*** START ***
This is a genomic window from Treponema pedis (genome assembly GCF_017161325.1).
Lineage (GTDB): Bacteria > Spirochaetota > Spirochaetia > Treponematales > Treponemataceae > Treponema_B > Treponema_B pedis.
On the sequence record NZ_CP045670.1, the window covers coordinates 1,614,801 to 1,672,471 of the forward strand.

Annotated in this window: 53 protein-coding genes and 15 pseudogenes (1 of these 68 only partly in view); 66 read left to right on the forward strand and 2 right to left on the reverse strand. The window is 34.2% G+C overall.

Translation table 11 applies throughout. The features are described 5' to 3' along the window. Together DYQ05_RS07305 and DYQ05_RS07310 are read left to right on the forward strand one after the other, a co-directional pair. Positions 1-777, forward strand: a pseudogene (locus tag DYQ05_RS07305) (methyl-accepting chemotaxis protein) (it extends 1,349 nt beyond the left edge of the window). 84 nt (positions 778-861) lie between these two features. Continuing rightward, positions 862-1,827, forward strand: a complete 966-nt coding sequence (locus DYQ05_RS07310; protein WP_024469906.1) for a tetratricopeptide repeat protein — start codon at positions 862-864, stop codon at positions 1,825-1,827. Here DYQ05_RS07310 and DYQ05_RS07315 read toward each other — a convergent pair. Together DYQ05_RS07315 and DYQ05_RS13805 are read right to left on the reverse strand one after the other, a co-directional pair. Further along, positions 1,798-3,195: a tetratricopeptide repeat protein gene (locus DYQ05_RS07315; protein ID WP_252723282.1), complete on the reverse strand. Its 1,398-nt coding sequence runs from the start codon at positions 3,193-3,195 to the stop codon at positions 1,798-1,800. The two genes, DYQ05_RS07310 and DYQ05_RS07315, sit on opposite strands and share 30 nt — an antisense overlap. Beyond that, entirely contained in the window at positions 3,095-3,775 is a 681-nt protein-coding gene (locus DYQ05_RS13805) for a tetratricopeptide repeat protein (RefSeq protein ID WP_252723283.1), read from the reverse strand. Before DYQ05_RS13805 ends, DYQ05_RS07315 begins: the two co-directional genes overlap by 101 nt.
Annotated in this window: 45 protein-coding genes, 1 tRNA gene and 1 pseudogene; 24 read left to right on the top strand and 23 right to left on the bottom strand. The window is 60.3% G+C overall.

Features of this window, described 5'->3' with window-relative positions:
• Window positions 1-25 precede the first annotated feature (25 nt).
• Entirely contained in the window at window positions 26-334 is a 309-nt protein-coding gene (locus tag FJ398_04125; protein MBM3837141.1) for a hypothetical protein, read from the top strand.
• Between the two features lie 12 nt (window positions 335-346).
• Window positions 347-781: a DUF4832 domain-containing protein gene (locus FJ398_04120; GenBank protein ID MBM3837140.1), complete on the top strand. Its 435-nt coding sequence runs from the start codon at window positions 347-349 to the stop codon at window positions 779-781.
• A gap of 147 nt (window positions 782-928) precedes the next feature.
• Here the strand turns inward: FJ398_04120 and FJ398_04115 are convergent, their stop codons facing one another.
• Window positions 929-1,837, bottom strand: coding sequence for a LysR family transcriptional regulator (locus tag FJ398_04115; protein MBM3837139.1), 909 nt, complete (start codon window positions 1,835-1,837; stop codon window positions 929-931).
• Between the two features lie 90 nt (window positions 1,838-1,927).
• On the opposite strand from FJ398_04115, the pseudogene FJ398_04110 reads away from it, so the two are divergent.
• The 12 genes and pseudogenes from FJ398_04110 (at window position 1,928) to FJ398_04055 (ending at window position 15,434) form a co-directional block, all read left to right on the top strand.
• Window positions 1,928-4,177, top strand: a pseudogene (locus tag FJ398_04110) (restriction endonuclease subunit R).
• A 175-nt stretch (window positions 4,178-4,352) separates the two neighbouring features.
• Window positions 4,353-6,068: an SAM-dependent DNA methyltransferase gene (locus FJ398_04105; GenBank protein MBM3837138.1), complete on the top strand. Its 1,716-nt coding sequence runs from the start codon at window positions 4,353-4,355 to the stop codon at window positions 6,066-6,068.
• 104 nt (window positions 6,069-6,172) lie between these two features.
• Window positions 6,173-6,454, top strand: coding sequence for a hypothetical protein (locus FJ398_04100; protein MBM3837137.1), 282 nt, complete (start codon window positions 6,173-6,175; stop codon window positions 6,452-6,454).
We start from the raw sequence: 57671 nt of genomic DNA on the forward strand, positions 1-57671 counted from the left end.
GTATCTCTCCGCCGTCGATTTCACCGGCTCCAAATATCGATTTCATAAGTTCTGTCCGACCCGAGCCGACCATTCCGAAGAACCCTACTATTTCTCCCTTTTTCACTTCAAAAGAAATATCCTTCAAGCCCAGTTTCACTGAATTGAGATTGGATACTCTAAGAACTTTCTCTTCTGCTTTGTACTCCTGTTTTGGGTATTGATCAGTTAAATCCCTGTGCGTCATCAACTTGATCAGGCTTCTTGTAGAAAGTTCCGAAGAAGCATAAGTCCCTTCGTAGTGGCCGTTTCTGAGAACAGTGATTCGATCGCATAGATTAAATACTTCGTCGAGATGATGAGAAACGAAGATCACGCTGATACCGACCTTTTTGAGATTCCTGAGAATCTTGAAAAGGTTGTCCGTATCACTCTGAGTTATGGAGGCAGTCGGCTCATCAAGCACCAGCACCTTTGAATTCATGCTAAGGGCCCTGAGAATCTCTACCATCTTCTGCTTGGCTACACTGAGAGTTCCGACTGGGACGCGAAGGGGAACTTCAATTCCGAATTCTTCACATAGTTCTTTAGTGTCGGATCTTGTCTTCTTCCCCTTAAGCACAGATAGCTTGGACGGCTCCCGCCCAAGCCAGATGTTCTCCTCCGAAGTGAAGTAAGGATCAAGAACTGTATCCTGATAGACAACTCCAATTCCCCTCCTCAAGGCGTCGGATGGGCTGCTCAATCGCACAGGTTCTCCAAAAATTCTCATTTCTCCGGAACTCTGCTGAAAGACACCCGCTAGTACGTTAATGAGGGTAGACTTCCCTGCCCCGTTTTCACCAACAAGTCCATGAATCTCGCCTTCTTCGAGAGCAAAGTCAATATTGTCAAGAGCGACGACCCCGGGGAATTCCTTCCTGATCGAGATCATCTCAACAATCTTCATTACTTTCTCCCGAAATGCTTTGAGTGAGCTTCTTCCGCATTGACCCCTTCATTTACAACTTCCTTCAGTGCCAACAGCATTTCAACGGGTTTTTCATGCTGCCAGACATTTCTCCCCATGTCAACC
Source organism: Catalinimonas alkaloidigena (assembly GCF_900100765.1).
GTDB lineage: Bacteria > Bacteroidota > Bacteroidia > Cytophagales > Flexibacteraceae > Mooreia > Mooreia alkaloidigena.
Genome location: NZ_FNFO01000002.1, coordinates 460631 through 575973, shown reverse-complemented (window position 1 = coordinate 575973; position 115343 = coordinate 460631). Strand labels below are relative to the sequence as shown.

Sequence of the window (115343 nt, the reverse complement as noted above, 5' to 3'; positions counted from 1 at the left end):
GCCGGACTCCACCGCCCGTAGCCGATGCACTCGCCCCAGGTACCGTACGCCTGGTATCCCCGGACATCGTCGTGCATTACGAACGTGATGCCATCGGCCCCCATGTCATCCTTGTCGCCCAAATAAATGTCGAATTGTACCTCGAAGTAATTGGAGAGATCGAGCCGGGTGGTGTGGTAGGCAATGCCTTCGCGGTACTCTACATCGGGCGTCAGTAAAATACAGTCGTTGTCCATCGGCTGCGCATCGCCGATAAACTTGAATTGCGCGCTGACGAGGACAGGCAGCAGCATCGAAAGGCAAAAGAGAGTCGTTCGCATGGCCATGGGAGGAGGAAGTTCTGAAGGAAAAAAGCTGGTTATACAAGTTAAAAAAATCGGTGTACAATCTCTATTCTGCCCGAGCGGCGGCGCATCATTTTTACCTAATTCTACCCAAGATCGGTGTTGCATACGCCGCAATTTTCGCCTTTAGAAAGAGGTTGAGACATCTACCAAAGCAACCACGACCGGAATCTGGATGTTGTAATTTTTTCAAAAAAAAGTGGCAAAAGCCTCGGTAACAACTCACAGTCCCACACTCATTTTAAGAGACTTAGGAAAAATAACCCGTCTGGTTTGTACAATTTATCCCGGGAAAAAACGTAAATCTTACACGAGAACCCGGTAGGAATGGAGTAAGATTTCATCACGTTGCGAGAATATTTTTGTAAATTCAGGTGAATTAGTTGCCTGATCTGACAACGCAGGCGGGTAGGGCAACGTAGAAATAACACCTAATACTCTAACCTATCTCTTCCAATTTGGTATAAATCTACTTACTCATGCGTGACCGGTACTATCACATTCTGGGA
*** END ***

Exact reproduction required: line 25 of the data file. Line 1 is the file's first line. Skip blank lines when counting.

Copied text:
Source organism: Catalinimonas alkaloidigena (assembly GCF_900100765.1).